What the Hell is Wrong with LucasArts? An editorial by Mixnmojo

A note: This editorial was run by Mixnmojo staff on March 3, 2004, the day it was announced that LucasArts had decided to cancel Sam & Max: Freelance Police.

LucasArts has made a gigantic mistake.

There, we've said it. Everyone else is already thinking it, and other people have probably already said it, but now we've said it too. The official Mixnmojo stance on Sam & Max 2 being cancelled is that LucasArts has seriously screwed up, just about as much as possible.

Production has stopped on the last original game --and the only game really-- anyone around here was genuinely interested in seeing. Cancelled. Why? From the sounds of it, the people in the Sales department spent the last three months winding themselves up about how impossible it would be for them to sell a quirky adventure game, eventually just snapped, and cancelled the title. Is that screwed up? Yes, that is screwed up.

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3D graphics with a point & click interface. Not a common thing at the time.

LucasArts has made a lot of really bad moves in the last year. RTX Red Rock was allowed to ship. It tanked hard. Who really thought RTX would be marketable, would sell well, would really catch the attention of gamers? Full Throttle 2, despite a constant stream of negative to lukewarm receptions from magazines and fans, was allowed to live on in production far longer than anyone really wanted.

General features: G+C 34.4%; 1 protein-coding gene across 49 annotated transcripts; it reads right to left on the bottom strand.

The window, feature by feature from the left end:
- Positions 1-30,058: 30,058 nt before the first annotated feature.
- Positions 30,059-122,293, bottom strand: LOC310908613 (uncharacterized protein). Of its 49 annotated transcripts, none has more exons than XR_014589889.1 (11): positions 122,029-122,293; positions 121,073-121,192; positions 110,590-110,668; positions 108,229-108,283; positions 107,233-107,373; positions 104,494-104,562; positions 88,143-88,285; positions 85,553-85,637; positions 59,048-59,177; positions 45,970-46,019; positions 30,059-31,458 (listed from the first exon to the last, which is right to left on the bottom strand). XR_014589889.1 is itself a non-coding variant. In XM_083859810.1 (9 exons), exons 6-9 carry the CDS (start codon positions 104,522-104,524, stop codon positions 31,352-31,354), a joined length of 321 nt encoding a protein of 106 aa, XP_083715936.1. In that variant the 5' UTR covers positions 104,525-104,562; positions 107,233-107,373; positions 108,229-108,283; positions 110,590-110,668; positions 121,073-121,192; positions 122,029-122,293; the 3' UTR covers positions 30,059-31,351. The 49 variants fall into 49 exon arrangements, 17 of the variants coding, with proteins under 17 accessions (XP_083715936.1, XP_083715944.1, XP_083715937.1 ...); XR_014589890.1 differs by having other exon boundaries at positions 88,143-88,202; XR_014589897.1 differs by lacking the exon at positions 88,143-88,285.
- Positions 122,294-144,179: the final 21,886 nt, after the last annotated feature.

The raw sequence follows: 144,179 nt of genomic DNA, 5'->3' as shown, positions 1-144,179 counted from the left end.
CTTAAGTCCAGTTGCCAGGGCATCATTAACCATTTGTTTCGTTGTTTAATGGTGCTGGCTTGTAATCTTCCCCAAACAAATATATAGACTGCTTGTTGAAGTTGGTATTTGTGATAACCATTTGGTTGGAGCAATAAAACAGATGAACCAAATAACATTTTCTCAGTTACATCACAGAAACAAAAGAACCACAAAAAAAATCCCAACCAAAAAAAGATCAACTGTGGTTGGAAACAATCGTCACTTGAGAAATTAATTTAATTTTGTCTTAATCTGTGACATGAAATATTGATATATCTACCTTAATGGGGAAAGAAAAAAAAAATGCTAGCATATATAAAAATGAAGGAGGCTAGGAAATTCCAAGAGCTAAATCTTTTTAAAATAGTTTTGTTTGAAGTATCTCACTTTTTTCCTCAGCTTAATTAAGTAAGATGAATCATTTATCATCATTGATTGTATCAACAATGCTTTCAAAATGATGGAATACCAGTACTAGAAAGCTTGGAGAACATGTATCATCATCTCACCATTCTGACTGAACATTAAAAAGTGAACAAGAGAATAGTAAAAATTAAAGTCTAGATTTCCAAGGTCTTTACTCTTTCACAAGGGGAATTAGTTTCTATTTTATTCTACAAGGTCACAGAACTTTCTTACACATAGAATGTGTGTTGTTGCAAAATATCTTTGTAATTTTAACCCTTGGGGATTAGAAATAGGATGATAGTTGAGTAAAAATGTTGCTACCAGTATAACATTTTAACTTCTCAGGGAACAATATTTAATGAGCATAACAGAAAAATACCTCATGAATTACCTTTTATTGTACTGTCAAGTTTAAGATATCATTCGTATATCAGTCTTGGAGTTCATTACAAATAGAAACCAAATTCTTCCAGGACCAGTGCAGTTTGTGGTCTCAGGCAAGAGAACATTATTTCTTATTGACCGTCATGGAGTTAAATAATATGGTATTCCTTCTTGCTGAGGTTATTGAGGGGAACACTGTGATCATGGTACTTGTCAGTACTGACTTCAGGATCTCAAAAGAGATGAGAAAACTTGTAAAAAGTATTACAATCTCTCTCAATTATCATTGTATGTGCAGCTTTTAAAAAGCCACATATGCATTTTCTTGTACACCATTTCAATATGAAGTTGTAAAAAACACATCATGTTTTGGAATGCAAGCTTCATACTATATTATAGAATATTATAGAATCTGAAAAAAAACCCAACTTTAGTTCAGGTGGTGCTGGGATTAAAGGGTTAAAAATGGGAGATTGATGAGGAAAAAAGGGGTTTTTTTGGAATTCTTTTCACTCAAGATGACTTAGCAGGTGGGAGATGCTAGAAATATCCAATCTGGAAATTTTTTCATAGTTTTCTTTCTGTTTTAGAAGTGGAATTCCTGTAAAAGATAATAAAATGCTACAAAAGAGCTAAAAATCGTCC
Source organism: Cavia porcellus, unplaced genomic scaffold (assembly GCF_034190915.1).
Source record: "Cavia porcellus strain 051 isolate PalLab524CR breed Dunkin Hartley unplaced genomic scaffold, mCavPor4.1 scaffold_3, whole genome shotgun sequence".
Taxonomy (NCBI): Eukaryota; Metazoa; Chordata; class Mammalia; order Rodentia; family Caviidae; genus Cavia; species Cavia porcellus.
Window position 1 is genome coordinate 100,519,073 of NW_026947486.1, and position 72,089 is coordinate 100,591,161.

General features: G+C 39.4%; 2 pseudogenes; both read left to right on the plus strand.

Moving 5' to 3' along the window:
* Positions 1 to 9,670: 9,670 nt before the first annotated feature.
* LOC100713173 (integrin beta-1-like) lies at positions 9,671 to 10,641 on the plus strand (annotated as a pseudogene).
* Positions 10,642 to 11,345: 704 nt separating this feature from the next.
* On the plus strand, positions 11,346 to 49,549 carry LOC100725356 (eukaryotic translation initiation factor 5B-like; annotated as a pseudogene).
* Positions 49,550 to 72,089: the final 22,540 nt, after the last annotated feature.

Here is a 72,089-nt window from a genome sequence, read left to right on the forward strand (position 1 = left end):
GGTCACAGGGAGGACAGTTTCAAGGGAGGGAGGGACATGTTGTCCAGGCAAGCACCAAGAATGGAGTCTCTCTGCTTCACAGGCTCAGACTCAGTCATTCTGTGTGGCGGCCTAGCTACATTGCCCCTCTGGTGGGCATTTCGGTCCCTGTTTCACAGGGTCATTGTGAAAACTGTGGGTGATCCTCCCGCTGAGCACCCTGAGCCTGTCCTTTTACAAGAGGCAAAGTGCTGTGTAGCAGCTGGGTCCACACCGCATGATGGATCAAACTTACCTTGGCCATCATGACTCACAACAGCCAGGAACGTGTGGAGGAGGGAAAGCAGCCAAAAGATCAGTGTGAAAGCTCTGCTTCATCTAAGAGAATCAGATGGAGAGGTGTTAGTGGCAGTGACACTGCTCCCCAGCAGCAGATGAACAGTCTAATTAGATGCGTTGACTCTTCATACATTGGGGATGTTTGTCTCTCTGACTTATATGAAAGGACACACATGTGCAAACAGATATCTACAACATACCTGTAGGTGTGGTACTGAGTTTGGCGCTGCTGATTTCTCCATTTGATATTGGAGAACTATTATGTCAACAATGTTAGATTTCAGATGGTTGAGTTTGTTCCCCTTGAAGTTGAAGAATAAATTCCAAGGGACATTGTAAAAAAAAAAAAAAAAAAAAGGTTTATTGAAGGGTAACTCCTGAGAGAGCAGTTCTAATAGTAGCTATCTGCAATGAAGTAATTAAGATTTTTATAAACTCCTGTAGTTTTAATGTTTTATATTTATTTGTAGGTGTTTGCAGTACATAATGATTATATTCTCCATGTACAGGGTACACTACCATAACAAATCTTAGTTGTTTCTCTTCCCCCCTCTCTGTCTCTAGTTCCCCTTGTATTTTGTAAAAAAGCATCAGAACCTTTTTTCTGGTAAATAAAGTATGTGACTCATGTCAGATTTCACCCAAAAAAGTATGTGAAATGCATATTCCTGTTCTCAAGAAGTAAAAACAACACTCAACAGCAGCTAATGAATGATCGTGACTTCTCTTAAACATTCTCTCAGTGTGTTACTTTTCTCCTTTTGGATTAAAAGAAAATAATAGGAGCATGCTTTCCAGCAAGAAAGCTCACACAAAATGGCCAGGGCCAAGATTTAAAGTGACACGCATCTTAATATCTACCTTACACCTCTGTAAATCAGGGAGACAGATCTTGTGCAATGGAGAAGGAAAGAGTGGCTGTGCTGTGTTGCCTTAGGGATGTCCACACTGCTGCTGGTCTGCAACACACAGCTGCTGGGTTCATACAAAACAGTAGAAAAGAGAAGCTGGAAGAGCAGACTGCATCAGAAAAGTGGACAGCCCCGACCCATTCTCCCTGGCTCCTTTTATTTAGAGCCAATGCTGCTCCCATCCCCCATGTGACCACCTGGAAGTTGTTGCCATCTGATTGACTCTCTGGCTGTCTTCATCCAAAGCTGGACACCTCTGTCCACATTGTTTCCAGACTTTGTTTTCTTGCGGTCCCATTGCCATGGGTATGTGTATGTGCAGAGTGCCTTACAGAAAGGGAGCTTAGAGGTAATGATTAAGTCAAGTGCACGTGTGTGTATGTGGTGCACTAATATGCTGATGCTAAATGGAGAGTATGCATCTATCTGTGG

Armed & Dangerous, one of the few truly original gems LucasArts has dealt with in the last five or six years, was rushed out early by the suits, in hopes of grabbing some Christmas shoppers. This was decided despite Christmas being notorious for huge A-list titles like Lord of the Rings hogging the coverage and hype, and for mothers who know nothing about games being the ones doing the shopping. Not surprisingly, Armed & Dangerous had a poor holiday season. Who knows what might have happened if they'd let Planet Moon refine the game for a few months, and released A&D it in the nearly empty February, after everyone had exhausted their Christmas games and was looking for something new?

Recently, they shipped Wrath Unleashed. For more on Wrath, see RTX a few paragraphs up. And finally, today we receive word that Sam & Max Freelance Police has been axed.

Notice a trend here? Correct. Not one of the recent LucasArts bungles mentioned above contained the two magic words, Star Wars. If you give the suits at LucasArts a Star Wars game, they can sell it. Why? Because they don't have to try! No cleverness is needed. That's not to say it doesn't take any work, but for the most part you just need to get the screenshots out, buy a few ads on Gamespot, and tell the press "yep, it's basically like EA's The Two Towers game, but this time you play as characters from -- wait for it -- Star Wars!" WHOP, you've made the cover of EGM. (Of course it helps, but isn't essential, if the Star Wars game you're selling is actually good, like KOTOR)